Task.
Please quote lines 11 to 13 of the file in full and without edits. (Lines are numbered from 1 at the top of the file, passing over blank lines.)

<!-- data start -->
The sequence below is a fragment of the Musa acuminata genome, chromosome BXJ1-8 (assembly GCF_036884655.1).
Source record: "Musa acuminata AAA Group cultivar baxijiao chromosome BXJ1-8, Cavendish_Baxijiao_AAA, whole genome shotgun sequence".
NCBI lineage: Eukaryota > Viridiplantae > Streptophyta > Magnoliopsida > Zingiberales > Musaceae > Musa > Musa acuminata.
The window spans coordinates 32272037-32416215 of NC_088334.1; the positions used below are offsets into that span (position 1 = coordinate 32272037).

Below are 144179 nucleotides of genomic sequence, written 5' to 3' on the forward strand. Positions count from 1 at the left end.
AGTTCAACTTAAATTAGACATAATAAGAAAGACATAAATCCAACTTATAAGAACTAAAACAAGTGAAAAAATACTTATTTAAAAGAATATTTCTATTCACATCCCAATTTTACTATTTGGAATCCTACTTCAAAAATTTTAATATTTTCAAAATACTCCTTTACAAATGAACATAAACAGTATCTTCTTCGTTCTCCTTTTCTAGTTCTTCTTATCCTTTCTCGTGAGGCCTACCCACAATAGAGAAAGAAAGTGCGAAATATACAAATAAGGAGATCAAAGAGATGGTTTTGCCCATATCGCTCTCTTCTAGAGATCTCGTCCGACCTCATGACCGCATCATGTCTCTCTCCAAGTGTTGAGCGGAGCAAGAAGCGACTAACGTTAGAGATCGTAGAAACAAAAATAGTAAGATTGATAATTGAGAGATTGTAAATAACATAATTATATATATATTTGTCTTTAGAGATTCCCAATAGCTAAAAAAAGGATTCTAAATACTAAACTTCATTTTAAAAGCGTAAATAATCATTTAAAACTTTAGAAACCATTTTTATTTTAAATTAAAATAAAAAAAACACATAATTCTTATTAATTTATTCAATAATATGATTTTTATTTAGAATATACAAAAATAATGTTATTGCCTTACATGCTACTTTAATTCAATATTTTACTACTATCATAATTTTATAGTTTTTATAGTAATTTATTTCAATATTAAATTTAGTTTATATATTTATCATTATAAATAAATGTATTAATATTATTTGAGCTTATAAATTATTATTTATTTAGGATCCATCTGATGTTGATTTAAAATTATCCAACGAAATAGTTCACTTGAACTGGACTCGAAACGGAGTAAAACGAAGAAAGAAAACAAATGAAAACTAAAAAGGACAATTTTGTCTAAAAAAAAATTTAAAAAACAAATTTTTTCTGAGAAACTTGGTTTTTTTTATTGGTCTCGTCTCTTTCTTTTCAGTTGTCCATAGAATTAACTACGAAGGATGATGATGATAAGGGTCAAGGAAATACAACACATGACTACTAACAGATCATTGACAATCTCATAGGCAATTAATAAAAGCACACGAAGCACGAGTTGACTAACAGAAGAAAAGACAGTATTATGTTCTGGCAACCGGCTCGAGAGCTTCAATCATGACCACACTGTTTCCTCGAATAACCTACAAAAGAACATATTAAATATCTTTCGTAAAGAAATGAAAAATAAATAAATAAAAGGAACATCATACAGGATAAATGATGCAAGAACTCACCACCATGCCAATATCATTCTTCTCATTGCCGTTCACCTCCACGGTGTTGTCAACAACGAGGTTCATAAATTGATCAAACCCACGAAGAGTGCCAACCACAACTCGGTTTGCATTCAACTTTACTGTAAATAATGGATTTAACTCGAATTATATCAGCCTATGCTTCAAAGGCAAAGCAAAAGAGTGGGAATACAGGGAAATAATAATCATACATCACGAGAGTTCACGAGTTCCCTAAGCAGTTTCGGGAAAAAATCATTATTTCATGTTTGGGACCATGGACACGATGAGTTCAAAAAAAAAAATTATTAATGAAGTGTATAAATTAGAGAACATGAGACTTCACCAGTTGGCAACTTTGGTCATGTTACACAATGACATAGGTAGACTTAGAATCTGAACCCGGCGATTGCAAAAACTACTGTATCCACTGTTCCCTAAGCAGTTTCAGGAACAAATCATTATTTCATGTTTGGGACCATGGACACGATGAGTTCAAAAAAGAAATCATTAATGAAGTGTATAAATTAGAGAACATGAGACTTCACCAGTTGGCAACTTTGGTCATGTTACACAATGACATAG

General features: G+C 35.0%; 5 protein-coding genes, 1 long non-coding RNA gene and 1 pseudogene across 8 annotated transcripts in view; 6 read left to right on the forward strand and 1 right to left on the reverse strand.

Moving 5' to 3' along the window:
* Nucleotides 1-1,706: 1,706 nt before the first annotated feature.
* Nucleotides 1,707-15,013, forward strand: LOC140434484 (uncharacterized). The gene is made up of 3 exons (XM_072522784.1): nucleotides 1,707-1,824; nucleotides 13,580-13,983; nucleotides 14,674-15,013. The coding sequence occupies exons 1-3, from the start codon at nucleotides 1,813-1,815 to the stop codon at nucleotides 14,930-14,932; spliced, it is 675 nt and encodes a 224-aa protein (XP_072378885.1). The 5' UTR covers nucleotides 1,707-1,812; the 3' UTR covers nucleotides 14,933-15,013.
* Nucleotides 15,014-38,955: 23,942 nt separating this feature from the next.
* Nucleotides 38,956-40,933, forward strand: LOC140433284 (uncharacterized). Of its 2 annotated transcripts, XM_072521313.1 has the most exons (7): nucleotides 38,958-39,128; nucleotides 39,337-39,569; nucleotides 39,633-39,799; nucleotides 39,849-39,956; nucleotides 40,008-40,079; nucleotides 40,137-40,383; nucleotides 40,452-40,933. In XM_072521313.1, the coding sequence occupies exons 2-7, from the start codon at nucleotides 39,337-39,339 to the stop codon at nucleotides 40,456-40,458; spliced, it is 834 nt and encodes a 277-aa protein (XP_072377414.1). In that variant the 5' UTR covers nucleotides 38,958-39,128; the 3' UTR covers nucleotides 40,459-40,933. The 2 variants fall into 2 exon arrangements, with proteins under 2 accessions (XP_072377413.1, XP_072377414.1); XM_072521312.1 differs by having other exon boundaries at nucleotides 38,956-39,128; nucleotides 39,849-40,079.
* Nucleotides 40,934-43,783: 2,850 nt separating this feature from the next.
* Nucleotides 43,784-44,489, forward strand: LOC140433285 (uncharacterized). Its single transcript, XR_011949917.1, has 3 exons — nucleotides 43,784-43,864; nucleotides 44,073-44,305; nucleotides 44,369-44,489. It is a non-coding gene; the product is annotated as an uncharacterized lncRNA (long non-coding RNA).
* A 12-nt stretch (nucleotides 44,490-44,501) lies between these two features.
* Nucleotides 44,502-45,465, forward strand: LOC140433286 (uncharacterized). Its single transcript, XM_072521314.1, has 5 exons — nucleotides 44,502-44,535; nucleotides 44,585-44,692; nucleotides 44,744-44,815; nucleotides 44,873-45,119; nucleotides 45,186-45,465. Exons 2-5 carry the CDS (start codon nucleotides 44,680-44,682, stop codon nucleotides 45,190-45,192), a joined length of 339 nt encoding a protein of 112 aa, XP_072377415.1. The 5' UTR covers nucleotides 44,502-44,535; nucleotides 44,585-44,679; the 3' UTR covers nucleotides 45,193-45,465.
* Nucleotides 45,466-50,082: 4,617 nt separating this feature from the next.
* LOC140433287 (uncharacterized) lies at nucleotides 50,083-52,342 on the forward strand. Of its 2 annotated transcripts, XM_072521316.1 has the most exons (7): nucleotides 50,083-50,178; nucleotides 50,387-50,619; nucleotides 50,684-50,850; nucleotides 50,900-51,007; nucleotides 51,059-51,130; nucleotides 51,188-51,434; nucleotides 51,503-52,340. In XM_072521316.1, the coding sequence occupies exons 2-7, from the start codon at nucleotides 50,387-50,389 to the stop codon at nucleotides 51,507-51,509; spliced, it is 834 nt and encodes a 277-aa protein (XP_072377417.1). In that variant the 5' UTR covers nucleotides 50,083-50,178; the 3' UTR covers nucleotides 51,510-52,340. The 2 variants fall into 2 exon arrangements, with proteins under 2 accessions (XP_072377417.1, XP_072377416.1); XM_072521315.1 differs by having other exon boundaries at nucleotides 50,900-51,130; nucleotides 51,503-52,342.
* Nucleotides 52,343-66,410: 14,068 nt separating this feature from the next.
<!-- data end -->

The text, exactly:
* Nucleotides 15,014-38,955: 23,942 nt separating this feature from the next.
* Nucleotides 38,956-40,933, forward strand: LOC140433284 (uncharacterized). Of its 2 annotated transcripts, XM_072521313.1 has the most exons (7): nucleotides 38,958-39,128; nucleotides 39,337-39,569; nucleotides 39,633-39,799; nucleotides 39,849-39,956; nucleotides 40,008-40,079; nucleotides 40,137-40,383; nucleotides 40,452-40,933. In XM_072521313.1, the coding sequence occupies exons 2-7, from the start codon at nucleotides 39,337-39,339 to the stop codon at nucleotides 40,456-40,458; spliced, it is 834 nt and encodes a 277-aa protein (XP_072377414.1). In that variant the 5' UTR covers nucleotides 38,958-39,128; the 3' UTR covers nucleotides 40,459-40,933. The 2 variants fall into 2 exon arrangements, with proteins under 2 accessions (XP_072377413.1, XP_072377414.1); XM_072521312.1 differs by having other exon boundaries at nucleotides 38,956-39,128; nucleotides 39,849-40,079.
* Nucleotides 40,934-43,783: 2,850 nt separating this feature from the next.